I Wasn’t Built for Dancing:
Ghost in the Shell
Aside from buying a few issues of Lone Wolf and Cub back in the ‘80s, I know almost nothing about Manga comics and I know literally nothing about Ghost in the Shell, the Japanese comic book by Masamune Shirow, on which this film is based. In fact, until yesterday I didn’t even know that there was a controversy over the casting of Scarlett Johansson in the lead role.
Honestly, you know nothing, Jon Snow.
And that seems to have worked well for me, coming to it with no preconceptions but for a vague idea that it sounded a bit like a female Robocop. Right from the credits sequence where we see the Major (Scarlett Johansson) having her brain inserted into the bits and pieces that would make up her new Cyborg body – her shell – and her attempts to draw breath as new life begins, I found the film both eerie and extremely beautiful. Sometimes both in the same shot. Unknown to Major, she has not been saved from a terrible accident by a benign government, but was specifically chosen to become a weapon. And what a weapon she is! As Major so succinctly puts it, she wasn’t made for dancing.
I’ve never entirely got the adoration piled on Scarlett Johansson, although I loved her in The Man Who Wasn’t There and of course in the wonderful Lost in Translation (where she moves through a contemporary Japanese urban setting whilst here exists in a futuristic Japanese one); but in Ghost she simply dominates the screen and gives her body so many individual tics that despite being a complete Cyborg she is equally a complete human being.
And that face of hers! So much of the acting calls for an outer displaying of her internal struggles. Her face is luminous; still; reflects a turmoil and feeling of being grateful that she still has some kind of life, whilst also having a contained resentment at what has been done to her. Again, one can often see these conflicting emotions travelling through her submerged inner existence in the same shot. This could have been a straightforward action character; instead, Johansson makes Major someone so real that at times I wanted to hug this vulnerable little waif despite the fact that she is also a genuine killing machine.
Nor could I take my eyes from the walk that the actress uses: slightly hunched forward, with a striding in-your-face gait that hints at barely held back violence. You’ll get the idea that I found this an astonishing performance and you would be right. From here on in I’m a confirmed Johansson fan.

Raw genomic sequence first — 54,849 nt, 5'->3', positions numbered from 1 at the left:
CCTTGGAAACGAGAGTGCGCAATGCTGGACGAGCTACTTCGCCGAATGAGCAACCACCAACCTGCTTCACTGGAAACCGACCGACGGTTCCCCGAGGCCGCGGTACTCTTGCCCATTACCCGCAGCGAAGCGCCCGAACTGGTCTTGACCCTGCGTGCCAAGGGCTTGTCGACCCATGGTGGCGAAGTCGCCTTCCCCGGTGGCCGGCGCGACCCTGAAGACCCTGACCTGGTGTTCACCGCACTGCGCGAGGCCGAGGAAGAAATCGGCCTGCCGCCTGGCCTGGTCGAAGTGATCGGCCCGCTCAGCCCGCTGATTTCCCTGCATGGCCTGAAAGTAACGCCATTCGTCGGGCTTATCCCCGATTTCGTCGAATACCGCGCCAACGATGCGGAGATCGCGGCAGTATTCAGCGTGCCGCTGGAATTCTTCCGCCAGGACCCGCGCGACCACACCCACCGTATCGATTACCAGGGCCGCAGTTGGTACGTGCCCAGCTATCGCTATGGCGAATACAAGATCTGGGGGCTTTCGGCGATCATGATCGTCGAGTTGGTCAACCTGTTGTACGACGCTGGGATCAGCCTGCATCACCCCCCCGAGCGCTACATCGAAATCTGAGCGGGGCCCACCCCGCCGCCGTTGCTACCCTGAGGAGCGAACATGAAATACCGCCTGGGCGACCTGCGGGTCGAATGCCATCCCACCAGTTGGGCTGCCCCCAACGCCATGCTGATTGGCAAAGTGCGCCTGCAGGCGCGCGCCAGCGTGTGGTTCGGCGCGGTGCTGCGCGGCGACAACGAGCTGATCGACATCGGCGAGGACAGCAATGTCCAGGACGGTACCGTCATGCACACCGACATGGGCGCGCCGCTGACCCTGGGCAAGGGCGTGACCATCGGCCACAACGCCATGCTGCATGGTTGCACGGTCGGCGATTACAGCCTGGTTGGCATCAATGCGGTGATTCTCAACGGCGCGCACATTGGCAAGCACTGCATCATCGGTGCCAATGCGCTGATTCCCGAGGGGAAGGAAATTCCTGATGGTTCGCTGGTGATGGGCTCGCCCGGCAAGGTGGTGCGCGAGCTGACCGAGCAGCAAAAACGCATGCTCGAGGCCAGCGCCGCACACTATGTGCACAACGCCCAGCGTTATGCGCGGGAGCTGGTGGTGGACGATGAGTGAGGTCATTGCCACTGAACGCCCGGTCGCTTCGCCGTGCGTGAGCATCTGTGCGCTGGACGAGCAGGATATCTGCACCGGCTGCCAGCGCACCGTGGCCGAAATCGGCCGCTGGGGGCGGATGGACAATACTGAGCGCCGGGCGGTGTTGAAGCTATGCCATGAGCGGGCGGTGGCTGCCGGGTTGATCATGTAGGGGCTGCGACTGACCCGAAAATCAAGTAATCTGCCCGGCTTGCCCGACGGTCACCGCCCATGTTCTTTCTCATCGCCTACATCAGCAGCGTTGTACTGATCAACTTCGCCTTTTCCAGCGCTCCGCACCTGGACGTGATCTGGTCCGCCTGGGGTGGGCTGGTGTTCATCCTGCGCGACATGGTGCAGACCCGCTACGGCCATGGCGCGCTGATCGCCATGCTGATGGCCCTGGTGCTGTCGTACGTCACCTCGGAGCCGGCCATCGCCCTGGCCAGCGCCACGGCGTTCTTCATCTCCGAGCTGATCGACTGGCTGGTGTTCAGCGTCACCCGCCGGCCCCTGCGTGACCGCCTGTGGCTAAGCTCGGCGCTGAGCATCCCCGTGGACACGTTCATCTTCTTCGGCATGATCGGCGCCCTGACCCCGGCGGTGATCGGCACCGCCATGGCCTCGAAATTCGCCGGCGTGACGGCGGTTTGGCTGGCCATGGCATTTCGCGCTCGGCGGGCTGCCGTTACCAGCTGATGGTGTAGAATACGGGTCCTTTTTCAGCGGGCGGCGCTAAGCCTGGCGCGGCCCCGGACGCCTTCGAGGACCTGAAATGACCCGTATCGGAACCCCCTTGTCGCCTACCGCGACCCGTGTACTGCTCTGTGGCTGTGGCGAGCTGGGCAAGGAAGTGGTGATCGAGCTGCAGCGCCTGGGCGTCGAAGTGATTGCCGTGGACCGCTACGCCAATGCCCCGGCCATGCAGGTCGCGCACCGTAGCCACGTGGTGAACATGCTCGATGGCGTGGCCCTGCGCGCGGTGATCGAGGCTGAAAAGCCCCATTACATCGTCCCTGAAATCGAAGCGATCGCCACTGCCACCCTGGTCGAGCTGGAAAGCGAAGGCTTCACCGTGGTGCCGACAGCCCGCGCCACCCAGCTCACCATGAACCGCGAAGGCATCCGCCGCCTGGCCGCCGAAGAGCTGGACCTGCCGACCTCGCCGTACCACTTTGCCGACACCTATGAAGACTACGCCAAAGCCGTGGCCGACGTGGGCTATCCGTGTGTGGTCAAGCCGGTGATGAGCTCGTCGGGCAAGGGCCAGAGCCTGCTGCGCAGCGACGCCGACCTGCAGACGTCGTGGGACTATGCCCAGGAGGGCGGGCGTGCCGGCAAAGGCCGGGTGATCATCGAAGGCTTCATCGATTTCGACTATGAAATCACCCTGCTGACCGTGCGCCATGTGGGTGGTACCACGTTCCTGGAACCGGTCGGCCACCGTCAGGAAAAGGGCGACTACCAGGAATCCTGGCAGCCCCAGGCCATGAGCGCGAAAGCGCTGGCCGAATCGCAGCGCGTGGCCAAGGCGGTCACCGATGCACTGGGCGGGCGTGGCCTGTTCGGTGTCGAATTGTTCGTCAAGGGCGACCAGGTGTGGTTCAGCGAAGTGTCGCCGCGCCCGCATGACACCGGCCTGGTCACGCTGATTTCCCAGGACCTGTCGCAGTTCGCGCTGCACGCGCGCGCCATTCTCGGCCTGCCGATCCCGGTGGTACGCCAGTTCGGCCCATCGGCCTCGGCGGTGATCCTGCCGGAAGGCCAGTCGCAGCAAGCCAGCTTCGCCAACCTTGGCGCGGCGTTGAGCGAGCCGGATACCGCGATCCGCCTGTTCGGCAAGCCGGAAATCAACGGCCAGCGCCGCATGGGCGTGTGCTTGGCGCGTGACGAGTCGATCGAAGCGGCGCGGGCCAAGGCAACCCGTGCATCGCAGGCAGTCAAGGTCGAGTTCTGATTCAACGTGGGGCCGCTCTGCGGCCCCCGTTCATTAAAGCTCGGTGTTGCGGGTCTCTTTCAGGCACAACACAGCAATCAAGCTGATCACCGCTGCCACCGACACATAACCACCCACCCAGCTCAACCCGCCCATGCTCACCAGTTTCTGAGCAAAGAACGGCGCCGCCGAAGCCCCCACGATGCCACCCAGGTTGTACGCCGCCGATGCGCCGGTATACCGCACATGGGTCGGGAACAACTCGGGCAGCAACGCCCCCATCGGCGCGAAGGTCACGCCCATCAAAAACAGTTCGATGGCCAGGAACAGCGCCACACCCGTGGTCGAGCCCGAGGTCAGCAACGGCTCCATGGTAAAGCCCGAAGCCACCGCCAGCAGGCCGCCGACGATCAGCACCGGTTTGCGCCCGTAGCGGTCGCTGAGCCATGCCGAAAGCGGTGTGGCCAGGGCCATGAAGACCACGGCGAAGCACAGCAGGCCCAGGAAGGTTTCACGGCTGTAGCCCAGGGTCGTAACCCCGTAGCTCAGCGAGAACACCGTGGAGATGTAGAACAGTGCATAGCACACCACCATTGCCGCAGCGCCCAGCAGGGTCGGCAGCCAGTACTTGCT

“It is not our memories that define us…”
Her creator, Dr. Ouélet (Juliette Binoche, who simply gets more beautiful with age) is also a conflicted person: from having initially used Major as an experiment she has grown to love and care about her.
And the world that they move through will immediately call to mind Blade Runner, with its crammed-in and monolithic buildings and gigantic advertising figures. And despite the fact that I couldn’t really see how this advertising worked, it is effective in suggesting a city of the Gods. And conversely some of the action sequences are played out in what appear to be more run-down, grittier areas, suggestive of extreme wealth existing shoulder-to-shoulder with extreme poverty, recalling my feelings during a job I did in Panama some years back.
A couple of decades ago it would have played against a Vangelis soundtrack; here that is replaced by a subtle and resonant one from Clint Mansell and Lorne Belfe who at times seem to be paying homage to the great composer and who make it worth your while staying through the closing credits, just for a fuller listen to their work.
As to the ‘controversy’ in the casting of a white actress…I don’t quite get it. I mean, I can see that casting Tilda Swinton as the Ancient One in Dr. Strange was problematic to put it mildly, but Major is the brain of a Japanese girl in a completely artificial body – and I would imagine that a company as enormous as Hanka Robotics (almost everyone in this future world is enhanced in some way) would experiment with different body-types.
The theme of terrorism is never developed – someone has been hacking into the artificial creations – and I suspect that the Japanese source material explored the philosophical ramifications of AI much more than Ghost does, but it never took from my enjoyment. In any case, if that’s what you want then I hope that you’ve already seen the sublime Ex Machina. Indeed, to my mind that theme is there if you want to look for it. Perhaps the problem was having too many hands at work here: the script is credited to James Moss, William Wheeler and Ehren Kruger, but apparently several others also worked on it.
There’s room for exploring that in a second film; and if there is one I would be happy to see director Rupert Sanders stay at the helm. With only Snow White and the Huntsman behind him at the moment, he is already developing a style that could be interesting. (Although I can only dream of how much more hard-core this material would have been under David Cronenberg.)
All in all, this one was a winner for me.
And incidentally it was a great pleasure to see the brilliant, multi-talented ‘Beat’ Takeshi Kitano as Chief Aramaki, some twenty years after he last appeared in an American film. If you’re looking for something a bit more substantial than Ghost then check out this renaissance man’s work as a director. Sometimes described as ‘nihilistic’, it often has a bleakness to it that appeals to me.